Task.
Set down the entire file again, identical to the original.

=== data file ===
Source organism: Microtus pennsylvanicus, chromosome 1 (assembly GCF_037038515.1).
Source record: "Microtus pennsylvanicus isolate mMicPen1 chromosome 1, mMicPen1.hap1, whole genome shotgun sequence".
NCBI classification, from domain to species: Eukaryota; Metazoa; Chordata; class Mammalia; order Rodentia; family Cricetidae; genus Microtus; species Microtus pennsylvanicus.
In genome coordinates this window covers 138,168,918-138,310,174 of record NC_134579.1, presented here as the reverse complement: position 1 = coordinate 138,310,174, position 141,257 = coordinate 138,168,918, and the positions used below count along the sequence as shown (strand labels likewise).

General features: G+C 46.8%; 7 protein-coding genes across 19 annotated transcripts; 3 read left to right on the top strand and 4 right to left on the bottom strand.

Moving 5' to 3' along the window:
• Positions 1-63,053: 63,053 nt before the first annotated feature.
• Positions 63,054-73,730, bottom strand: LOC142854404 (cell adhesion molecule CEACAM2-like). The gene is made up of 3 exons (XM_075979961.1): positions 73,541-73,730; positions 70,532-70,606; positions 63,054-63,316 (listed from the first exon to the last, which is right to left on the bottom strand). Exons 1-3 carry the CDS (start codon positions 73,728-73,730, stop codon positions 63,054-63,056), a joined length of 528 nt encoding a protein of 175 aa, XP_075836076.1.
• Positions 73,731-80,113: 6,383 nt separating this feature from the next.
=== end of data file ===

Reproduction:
Source organism: Microtus pennsylvanicus, chromosome 1 (assembly GCF_037038515.1).
Source record: "Microtus pennsylvanicus isolate mMicPen1 chromosome 1, mMicPen1.hap1, whole genome shotgun sequence".
NCBI classification, from domain to species: Eukaryota; Metazoa; Chordata; class Mammalia; order Rodentia; family Cricetidae; genus Microtus; species Microtus pennsylvanicus.
In genome coordinates this window covers 138,168,918-138,310,174 of record NC_134579.1, presented here as the reverse complement: position 1 = coordinate 138,310,174, position 141,257 = coordinate 138,168,918, and the positions used below count along the sequence as shown (strand labels likewise).

General features: G+C 46.8%; 7 protein-coding genes across 19 annotated transcripts; 3 read left to right on the top strand and 4 right to left on the bottom strand.

Moving 5' to 3' along the window:
• Positions 1-63,053: 63,053 nt before the first annotated feature.
• Positions 63,054-73,730, bottom strand: LOC142854404 (cell adhesion molecule CEACAM2-like). The gene is made up of 3 exons (XM_075979961.1): positions 73,541-73,730; positions 70,532-70,606; positions 63,054-63,316 (listed from the first exon to the last, which is right to left on the bottom strand). Exons 1-3 carry the CDS (start codon positions 73,728-73,730, stop codon positions 63,054-63,056), a joined length of 528 nt encoding a protein of 175 aa, XP_075836076.1.
• Positions 73,731-80,113: 6,383 nt separating this feature from the next.